Rabbits are historically tied to the celebration of Easter and its' implications of sacrifice, redemption, and resurrection. Rabbits represent the freshness of spring and the promise of wonderful things to come.
The rabbit is sacred to Ostara (or Eostre), a Germanic fertility maiden Goddess. She is the epitome of celebrating new life. She is the expectant one - and her vision only sees potential. In every nuance of experience, Ostara sees indwelling life, and keeps her attention honed there. She's the reason spring unleashes its vitality - because Ostara has kept her light bright, her vigil of life strong and her focus of promise remained stoic even in the leanest months of winter. Trace your history and you will find this nurturing goddess at the prime root of the festival of Easter, and her sacred rabbit has been morphed into the Easter bunny over the centuries because she had the head of a hare, and the body of a goddess. Ostara is also connected with the vernal equinox (by the same name) which occurs March 20-21st.
In Native American folklore, Manabozho is the Great Hare, a trickster god. He is a shape-shifter and by his tricks, helps to spawn creation. The rabbit is a powerful and well-respected animal totem for these cultures. See more Native American symbols here.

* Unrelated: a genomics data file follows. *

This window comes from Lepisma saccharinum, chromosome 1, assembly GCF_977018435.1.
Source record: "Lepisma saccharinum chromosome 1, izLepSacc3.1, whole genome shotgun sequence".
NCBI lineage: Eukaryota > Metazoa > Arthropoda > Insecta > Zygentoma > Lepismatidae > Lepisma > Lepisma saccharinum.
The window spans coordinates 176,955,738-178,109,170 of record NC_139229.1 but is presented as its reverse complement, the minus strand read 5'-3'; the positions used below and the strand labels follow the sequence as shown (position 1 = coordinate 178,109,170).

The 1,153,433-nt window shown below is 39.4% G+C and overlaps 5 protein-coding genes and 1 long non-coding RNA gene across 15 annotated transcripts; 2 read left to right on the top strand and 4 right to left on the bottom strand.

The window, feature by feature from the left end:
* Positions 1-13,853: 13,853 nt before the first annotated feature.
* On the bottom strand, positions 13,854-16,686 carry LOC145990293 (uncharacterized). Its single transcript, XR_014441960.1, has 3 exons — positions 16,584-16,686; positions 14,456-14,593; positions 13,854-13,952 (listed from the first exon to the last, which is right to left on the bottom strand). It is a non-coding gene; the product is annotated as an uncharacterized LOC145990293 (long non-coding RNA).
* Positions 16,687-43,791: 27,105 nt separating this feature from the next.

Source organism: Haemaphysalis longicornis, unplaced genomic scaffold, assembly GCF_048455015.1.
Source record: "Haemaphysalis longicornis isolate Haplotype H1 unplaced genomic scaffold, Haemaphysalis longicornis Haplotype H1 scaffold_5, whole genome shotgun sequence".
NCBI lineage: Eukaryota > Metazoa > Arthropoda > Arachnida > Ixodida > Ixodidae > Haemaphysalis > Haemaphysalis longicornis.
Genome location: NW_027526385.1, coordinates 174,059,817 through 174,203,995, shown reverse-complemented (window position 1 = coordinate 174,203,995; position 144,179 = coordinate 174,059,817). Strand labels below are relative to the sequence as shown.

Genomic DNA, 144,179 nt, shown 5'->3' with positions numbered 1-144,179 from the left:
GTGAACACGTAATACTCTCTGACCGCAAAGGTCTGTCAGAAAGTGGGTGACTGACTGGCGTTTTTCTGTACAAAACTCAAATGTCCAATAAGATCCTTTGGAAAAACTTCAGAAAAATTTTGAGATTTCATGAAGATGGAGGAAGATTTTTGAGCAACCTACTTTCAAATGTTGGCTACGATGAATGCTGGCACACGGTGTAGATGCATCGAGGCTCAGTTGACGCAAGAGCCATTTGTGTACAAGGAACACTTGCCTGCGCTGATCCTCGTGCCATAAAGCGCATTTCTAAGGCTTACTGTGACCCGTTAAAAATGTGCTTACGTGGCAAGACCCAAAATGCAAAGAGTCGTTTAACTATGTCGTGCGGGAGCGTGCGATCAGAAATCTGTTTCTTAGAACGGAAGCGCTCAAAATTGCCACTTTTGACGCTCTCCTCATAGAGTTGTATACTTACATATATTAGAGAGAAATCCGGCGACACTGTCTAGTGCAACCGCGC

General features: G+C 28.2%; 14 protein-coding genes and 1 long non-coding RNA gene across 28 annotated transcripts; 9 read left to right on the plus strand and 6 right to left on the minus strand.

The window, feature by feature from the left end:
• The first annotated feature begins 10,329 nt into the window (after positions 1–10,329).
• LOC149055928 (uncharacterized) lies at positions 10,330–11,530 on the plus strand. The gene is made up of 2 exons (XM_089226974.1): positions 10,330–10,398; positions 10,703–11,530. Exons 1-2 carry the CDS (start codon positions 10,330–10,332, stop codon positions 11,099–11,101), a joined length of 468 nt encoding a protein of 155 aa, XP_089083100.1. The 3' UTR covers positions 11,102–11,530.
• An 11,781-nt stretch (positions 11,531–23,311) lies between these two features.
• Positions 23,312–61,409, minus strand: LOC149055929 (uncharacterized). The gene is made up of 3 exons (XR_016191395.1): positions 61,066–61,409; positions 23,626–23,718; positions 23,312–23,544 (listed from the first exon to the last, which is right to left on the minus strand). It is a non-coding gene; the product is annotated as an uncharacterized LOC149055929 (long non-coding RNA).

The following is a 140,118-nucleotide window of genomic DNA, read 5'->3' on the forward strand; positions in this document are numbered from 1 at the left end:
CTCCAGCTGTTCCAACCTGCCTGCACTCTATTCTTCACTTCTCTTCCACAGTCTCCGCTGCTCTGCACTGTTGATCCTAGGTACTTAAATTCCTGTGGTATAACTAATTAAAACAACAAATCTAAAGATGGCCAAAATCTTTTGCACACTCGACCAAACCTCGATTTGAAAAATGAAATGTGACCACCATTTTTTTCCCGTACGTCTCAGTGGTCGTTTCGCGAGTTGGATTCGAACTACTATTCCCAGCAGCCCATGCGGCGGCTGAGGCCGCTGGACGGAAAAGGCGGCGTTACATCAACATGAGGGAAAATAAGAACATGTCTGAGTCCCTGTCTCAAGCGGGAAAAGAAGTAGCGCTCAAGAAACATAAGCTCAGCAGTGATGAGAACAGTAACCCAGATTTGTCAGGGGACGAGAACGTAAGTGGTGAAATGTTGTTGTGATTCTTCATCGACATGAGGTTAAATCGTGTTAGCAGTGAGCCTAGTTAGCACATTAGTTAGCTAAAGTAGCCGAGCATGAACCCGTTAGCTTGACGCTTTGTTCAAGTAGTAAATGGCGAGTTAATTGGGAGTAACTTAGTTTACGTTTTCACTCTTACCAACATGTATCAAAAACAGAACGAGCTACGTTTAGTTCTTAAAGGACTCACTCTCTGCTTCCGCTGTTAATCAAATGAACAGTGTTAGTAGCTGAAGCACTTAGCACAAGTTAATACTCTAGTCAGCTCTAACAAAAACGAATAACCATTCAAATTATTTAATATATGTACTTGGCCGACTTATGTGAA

The rabbit is the fourth animal in the Chinese astrological chart. Those born under the sign of the rabbit are conservative, friendly, and deeply compassionate. They are creative and active and avoid conflict. View Chinese zodiac symbols here.
Rabbits are highly social animals, displaying genuine feelings of happiness and affection. Vice versa, they can display aggression, jealousy, and hostility in their social environment. These kind of behaviors are common in every family and community and as such, the rabbit is a symbol of working out social differences and getting along with our fellow society members.
These animals are about body and soul. Consider the amazing perceptive abilities of the rabbit. Radar-like hearing and near 360 degree vision speak of sensitivity. The rabbit reminds us to examine and utilize the tools we have within ourselves. Although our instincts are innate, they also need nurturing and development.
If you've held a rabbit, you know their hearts beat very fast and hence they are often associated with people who have highly sensitive, extremely alert, and very cautious personalities.
Rabbits are all about hopping and jumping, in fact, they are known to leap over nine feet high! As children, we appreciate and embrace these playful movements. As adults, we should herald the frivolity and enjoyment of such a relaxed and uplifted spirit.
Rabbits are magical and mysterious and those relating with this animal totem are full of life and possess a deep connection with the sacred, eternal spirit of the earth. See more Earth symbols here.
Rabbits are diverse creatures, packed with symbolic potential. Thus, there's tons more rabbit meanings available to us, if we just tap into their energy, and add a little more research in getting to know them on a deeper level. Check out the links at the end of this page for more information.
Photo credit: Thanks to The Busy Brain on Flickr for the top rabbit image.